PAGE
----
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Law Educator, Esq.
Law Educator, Esq., Lawyer
Category: Criminal Law
Satisfied Customers: 110443
Experience:  Attorney with over 20 years law enforcement, prosecution, civil rights and defense experience
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In June, my husband was charged with two felony counts of risk

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In June, my husband was charged with two felony counts of risk of injury to a minor in the state of CT. He has substance abuse issues with alcohol and marijuana (these are the substances that I know of) and his rock bottom moment was leaving our twin 3 year old children at home unattended. I came home to find them unattended and called the police. He was arrested and charged with two felony counts of risk of injury (I believe it is class C felony?). The police asked me to give a written statement. As a matter of procedure, the police called DCF who did their own investigation and determined they would uphold what was in the police report. They determined that my husband was guilty of physical neglect and closed their case. However, the court case for the felonies is ongoing.

My husband retained an attorney who advised him to enroll in a 1-day parenting class and to get into an outpatient rehab program. For the first time in his life, he did these things but only to look good for the judge. His attorney also told him to ask me for a letter stating he's learned his lesson and will never do anything like this again, etc. I declined to write it. Reason being: it would not be true and it undermines my ability to protect my children in seeking full custody.

Since his arrest, my husband actually went missing for 24 hours. The only time he sees the kids is in the mornings to take them to pre-school. I assess him to make sure he is sober before I will let him take them anywhere. (He tends to use substances in the afternoons or evenings.) He didn't show up one morning and I had to rearrange my work day to drop them off (I also pick them up). I called hospitals, police depts, and contacted his family to try to find him. I was inches away from reporting him missing to the police when he texted me to say he was OK and that he was out drinking all night. He has also gotten drunk and high on other occasions and one time that I know of, he drank so much he stayed at a hotel on a work night. He has been to court twice since the arrest. The first was to plead "not guilty" and the second was this month for Pre-trial where he applied for Accelerated Rehabilitation. His next court date is later this month. I called the court before pre-trial to try to speak with the prosecutor but they told me none had been selected yet and referred me back to the detective. The detective suggested I fax him a written statement saying what I want to see happen.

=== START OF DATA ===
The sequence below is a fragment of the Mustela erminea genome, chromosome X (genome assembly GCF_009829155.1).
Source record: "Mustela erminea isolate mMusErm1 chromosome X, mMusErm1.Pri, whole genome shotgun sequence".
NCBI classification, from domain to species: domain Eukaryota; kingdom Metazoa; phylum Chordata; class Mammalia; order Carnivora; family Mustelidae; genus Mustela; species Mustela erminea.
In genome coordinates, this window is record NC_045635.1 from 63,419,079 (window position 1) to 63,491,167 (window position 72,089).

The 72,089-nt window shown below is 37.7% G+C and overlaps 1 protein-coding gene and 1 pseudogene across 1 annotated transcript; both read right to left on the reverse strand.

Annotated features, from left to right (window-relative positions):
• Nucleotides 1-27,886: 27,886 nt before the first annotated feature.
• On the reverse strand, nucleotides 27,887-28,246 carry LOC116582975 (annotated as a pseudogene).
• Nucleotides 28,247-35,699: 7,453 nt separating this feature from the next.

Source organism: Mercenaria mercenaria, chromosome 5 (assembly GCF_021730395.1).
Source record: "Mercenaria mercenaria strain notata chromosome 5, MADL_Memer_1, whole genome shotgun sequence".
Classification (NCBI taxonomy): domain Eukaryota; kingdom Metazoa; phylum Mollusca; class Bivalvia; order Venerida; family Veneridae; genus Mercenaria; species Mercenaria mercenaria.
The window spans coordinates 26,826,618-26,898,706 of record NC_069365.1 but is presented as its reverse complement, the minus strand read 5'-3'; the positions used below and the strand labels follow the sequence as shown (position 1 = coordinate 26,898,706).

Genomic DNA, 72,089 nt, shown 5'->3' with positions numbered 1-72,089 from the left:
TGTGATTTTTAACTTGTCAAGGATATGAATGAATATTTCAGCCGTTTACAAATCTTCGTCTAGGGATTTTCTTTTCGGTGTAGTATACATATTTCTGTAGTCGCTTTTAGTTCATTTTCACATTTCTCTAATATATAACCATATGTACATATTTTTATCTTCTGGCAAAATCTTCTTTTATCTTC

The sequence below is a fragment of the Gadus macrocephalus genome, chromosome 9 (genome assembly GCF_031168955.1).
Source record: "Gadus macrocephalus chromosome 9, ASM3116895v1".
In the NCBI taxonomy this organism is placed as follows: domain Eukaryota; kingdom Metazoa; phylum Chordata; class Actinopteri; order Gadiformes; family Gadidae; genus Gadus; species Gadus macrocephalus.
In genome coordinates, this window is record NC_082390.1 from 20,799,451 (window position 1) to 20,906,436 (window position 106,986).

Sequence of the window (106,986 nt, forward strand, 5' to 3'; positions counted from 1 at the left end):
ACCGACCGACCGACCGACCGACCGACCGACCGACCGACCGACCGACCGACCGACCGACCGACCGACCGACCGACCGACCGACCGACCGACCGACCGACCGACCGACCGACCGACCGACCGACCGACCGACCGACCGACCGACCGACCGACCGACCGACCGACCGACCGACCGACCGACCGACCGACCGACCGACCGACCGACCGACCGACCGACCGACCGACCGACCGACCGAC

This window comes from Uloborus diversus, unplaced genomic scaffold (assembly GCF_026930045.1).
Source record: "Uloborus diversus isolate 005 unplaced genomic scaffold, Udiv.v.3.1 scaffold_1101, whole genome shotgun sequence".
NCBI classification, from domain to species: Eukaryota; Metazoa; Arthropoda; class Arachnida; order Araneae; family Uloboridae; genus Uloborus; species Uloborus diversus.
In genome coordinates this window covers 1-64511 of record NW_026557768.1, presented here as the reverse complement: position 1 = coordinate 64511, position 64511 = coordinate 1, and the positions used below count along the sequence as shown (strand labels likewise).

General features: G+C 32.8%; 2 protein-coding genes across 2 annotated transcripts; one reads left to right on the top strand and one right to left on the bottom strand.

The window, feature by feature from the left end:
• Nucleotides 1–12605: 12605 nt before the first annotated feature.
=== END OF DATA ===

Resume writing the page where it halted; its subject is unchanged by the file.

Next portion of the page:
Basically, I don't want to see him go to jail or lose his job. But, I DO want him to have a permanent record of what he did. He's had DUI's in his past and they're spaced just far enough apart that he isn't being held truly accountable for them. He simply hires an attorney who gets the charges dropped down or dismissed. What should I tell the detective so that these felony charges are not dropped? I want him to have a record because I think he needs to finally face the consequences of his actions. If he doesn't, he will go on abusing substances until he either kills himself, the kids, or some innocent person. I also intend to seek full custody with him having supervised visitation. Neither one of us has filed for divorce yet. What are my chances at getting full custody? I've heard it's tough to get but I have to imagine that with his "rap sheet" his lifestyle, I should have a strong case. What are my odds?
Thank you for your question. I look forward to working with you to provide you the information you are seeking for educational purposes only.

If any parent has a conviction or sustained finding by CPS of neglect or abuse of any kind against their own children, the courts rarely if ever will grant them more than supervised visitation for a long time. Because substance abuse is an issue here, the courts will also insist on substance testing randomly and also regularly, meaning he could lose his supervised visitation for testing positive. Based on what you are saying, if it is true your odds are pretty much all in your favor you would get sole custody and he would get at the most supervised visitation.

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Customer: replied 3 years ago.

Thank you very much, Paul. This is more confirmation of what I had been hearing from other sources. Does that mean the courts will base custody more heavily on CPS findings than on whether he is convicted on his two felony charges for risk of injury to a minor? He applied for accelerated rehabilitation (A/R). I interpret A/R as a fancy way of saying "first time offender gets off on the charges." What are the odds he will get off on the two felonies? Does A/R mean he could get off with no record? Or do they typically drop it down to a misdemeanor? I'm not sure how one applies for A/R and claims they are "not guilty."

Thank you for your response.

The courts will absolutely base custody on the fact he was found substantiated for abuse/neglect by CPS, they rarely if ever will grant custody or even unsupervised visitation if CPS found neglect or abuse of their own children, even if the criminal charges are dismissed or he gets a plea deal through the A/R program, which is available to first offenders.

While on A/R he will be considered guilty until he completes the terms of his sentence and then he would not have a conviction, but that does not change the CPS findings and the court would consider those most heavily because there was a finding of abuse regardless of the plea deal he received as a first offender.
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